Museums that house a collection can do so with two consequences: they approve and collaborate with the subject matter (the Tate’s pandering to Tracy Emin’s menstrual, sex stained bed, as a case in point), or stridently take issue with it, lecturing visitors. (The Holocaust museum.)
The Museum of Capitalism tells its visitors of a mission to educate “this generation and future generations about the ideology, history, and legacy of capitalism.” In so doing, there is more than a scant suggestion that we have somehow moved into something after capitalism.
Walking to its location near Jack London Square is ample preparation. It is desolate and coarse: sterile, cold buildings, suddenly punctuated by a wine shop teaming with patrons and tasting options; run down sheds suddenly turned into sharp apartment complexes in spurts of gentrification.
Appropriately enough, the museum is housed within an Oakland waterfront office building, a pop-up exhibition featuring a range of themed items ranging from the Capitalist Bathroom Experience (we all defecate, don’t we?) to Mindfulness techniques for the baton wielding, trigger-happy police force. Visual artists predominate. Even the building itself is revealed as an anatomised version of capitalism, ushering the viewer to move through set pieces of power and production.
The museum suggests a counter, a form of resistance against the state. The premise is obvious enough: it is the state that has done more than anything to provide the conditions that enable capitalism to flourish, be it through military industrial complexes, policing, land use, labour and commodities. As Darwin Bondgraham notes, “this museum of capitalism is also a museum of government under capitalism.”
But there is nothing to suggest the transcending of capitalism, despite the valiant attempt to consider alternatives through feminist discourse, anarchism, environmental regeneration, and community solidarity. A range of these are supplied in Oliver Ressler’s multi screen showing “Alternative Economics, Alternative Societies” (2003-2008).
Inevitably, there are a range of displays that poke fun at corporate misbehaviour, though this is done with degrees of savage humour and sombre consideration. Yet this is the United States, and Oakland is a belt where enterprise and the capitalist urge exist like viral excitements. Outside the museum is the waterfront with glistening boats that are gaudy rather than tasteful, monsters on the sea that float defiantly.
No matter. The museum’s website insists on the wisdom of Raymond Williams: “To be truly radical is to make hope possible, rather than despair convincing.” The capitalist project, a point signalled at in the exhibits, was propagandised as not something of despair, but promise. It was erroneously tied to the notion free markets would somehow entail sound democratic practice and more accessible responsible representatives. What did happen, in time, was a surrender of that relevant representation, a literal sell-out to the boardroom, the corporatocracy.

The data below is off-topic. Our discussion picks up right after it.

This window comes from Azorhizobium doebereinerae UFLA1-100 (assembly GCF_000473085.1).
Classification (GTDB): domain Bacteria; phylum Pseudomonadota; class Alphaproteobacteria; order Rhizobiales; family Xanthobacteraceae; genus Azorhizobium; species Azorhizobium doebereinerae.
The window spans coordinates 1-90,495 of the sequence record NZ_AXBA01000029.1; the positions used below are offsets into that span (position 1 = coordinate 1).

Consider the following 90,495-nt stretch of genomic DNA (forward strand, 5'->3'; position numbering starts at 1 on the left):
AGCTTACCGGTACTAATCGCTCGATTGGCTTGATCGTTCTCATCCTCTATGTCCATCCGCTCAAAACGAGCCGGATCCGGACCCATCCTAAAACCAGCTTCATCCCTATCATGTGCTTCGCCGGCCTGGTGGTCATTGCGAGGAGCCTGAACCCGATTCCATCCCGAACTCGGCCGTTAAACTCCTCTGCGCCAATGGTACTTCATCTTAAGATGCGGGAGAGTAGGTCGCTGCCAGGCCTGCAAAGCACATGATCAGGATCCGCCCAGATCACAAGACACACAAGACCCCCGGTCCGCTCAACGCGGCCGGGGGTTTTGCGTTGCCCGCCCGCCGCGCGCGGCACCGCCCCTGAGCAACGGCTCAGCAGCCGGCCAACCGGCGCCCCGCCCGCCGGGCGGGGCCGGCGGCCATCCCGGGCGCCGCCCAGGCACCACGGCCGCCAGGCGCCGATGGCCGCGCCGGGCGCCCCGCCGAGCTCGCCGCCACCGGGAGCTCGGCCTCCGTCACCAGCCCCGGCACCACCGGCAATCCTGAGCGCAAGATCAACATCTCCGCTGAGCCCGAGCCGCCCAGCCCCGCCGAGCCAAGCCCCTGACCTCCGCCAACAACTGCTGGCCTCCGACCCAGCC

What, then, of this form of human organisation that seems, in the scheme of existence, a short one? The museum does not necessarily promote a world instead of capitalism, or after it. There is, in fact, a significant contemporary dimension to what is on show.
This contemporary dimension features installations that speak of the casualties of capitalism. The sub-prime mortgage catastrophe, the names of banks closed by the Federal Deposit Insurance Corporation, can be viewed as corpses of finance.
The destruction of the singular experience that current processes of capitalism inflict is also evident in Chip Lord’s nine-channel video installation “Peak Air Travel: To & From” (2016). The modern global airport city entails the levelling of uniqueness into a dreary, drone-like existence. It brings to mind a remark made by British comedian Paul Merton: to go to an airport in China is never to leave one, terrifying as they are in their identical construction.
There is a final irony netted by the museum’s display. While being free, the cost has to borne in some way. Tipping, the private customer initiative always encouraged in the United States to pad out poor wages, is encouraged. And the museum itself has been appropriated as part of the regenerative theme of capitalism behind the district’s new “image”.
As Jack London Improvement District Executive Director Savlan Hauser claimed, “Jack London is an established waterfront destination, but has lacked this kind of cultural anchor… a Museum of Capitalism is the kind of thing our neighbourhood has been missing.”
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